Former Sen. George Allen (R-Va.) officially began his effort to win back his old Senate seat, announcing his campaign Monday in an email and video message to supporters.
In a nearly three minute announcement video posted on Allen's website, he says Virginians are "anxious, worried about losing their jobs and their houses," and that voters are "frustrated, really frustrated that Washington continues to ignore us."
"You know me as someone willing to fight for Virginia and I am asking that you hire me on for six years to fight on behalf of Virginia's voices and values which are being ignored by Washington," Allen wrote in the email. "It's time for an American comeback with leaders who listen to 'We The People,' adhere to foundational principles, rein in spending and start creating opportunities for more jobs."
He highlighted the need to "repeal the government mandated healthcare plan" and "pass a balanced budget amendment and line-item veto." Allen told supporters an official campaign tour is slated for "later in the year."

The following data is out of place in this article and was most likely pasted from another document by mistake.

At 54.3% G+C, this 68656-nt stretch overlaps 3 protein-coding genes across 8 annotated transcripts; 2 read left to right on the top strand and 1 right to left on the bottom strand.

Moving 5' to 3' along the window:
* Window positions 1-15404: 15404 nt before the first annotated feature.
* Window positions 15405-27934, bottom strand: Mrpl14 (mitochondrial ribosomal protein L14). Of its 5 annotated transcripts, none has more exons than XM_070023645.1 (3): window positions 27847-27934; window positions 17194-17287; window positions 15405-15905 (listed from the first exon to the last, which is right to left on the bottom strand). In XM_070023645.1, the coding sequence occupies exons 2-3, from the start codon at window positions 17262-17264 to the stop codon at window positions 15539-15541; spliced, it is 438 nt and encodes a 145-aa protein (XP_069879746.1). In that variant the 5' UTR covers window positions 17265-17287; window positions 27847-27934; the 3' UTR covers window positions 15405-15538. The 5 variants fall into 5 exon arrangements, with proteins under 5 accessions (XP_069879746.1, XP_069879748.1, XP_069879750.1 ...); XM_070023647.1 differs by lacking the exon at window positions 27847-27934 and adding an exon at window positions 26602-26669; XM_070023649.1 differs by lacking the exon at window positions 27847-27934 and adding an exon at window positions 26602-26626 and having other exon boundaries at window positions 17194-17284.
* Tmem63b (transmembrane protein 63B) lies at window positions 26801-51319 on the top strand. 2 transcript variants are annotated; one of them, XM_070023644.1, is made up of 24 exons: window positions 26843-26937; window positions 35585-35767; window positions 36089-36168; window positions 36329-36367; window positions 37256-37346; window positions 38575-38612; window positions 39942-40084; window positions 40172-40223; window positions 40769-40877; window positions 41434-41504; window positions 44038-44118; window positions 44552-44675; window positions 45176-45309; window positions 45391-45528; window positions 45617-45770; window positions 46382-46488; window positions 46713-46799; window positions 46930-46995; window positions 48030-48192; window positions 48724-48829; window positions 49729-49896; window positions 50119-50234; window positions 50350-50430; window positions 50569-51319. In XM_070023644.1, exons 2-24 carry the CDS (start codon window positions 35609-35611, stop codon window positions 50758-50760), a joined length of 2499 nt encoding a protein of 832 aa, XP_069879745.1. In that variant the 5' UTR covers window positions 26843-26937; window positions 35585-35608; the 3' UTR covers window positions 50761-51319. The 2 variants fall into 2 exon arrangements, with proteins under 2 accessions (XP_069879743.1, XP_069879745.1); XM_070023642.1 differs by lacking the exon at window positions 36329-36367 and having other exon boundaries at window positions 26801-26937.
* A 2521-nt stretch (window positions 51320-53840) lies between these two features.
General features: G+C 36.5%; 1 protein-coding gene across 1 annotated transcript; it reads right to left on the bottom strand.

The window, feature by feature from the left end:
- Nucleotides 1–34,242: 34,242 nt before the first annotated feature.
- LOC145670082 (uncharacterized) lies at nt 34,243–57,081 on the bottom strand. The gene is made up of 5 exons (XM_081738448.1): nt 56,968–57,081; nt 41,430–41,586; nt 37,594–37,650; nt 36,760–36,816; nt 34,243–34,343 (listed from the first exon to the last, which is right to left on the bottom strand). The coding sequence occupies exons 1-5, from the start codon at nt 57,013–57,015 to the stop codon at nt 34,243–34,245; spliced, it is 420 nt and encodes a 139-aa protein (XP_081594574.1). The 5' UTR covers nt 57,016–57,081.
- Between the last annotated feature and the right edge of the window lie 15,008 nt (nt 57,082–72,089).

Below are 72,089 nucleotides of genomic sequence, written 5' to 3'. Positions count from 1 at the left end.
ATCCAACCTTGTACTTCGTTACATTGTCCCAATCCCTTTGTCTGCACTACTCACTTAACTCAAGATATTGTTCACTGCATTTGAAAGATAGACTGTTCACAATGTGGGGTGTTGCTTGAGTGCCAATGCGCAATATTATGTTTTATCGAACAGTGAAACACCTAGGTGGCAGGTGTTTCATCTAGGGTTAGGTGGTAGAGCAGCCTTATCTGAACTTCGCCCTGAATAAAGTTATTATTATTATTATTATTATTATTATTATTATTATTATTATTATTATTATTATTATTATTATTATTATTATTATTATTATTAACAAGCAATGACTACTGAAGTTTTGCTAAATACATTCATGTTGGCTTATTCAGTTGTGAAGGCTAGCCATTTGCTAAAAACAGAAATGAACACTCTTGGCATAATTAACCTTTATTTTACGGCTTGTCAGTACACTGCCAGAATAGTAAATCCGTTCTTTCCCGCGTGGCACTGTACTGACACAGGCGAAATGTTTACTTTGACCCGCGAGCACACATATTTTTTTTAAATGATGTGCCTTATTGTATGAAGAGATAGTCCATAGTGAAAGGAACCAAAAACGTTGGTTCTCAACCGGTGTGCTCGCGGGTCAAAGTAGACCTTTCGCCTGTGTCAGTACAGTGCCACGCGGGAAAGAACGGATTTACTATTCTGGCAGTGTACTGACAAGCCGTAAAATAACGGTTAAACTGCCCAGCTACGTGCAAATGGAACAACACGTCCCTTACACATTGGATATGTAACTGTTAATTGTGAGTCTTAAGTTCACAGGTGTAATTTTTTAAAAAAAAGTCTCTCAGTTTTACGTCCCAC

Allen's decision sets up what could be a rematch of one of the hardest-fought Senate races of the 2006 cycle, pitting Allen against the man who ousted him that year, Sen. Jim Webb (D-Va.).
Webb has not yet made his reelection plans known, and there's speculation the first-term Democrat could opt to bow out ahead of 2012. He has yet to kick his fundraising or political operation into high gear, causing concern among some Virginia Democrats about his reelection prospects.
"This should create a sense of urgency for [Webb]," said one leading Virginia Democratic operative. "We need to get started because Allen's gonna have all the money he wants for this race."
Allen lost by fewer than 10,000 votes in 2006 after a nasty campaign highlighted by a gaffe that likely cost him the race. Allen was caught on tape referring to a Webb campaign staffer as "macaca," a moment that placed the race firmly in the national spotlight. It also sank Allen's rising political star.
No matter what Webb decides, Allen is certain to face a GOP primary. Tea Party activist Jamie Radtke has already jumped into the race on the Republican side, and Prince William County Supervisor Corey Stewart and Virginia Del. Bob Marshall could also get in.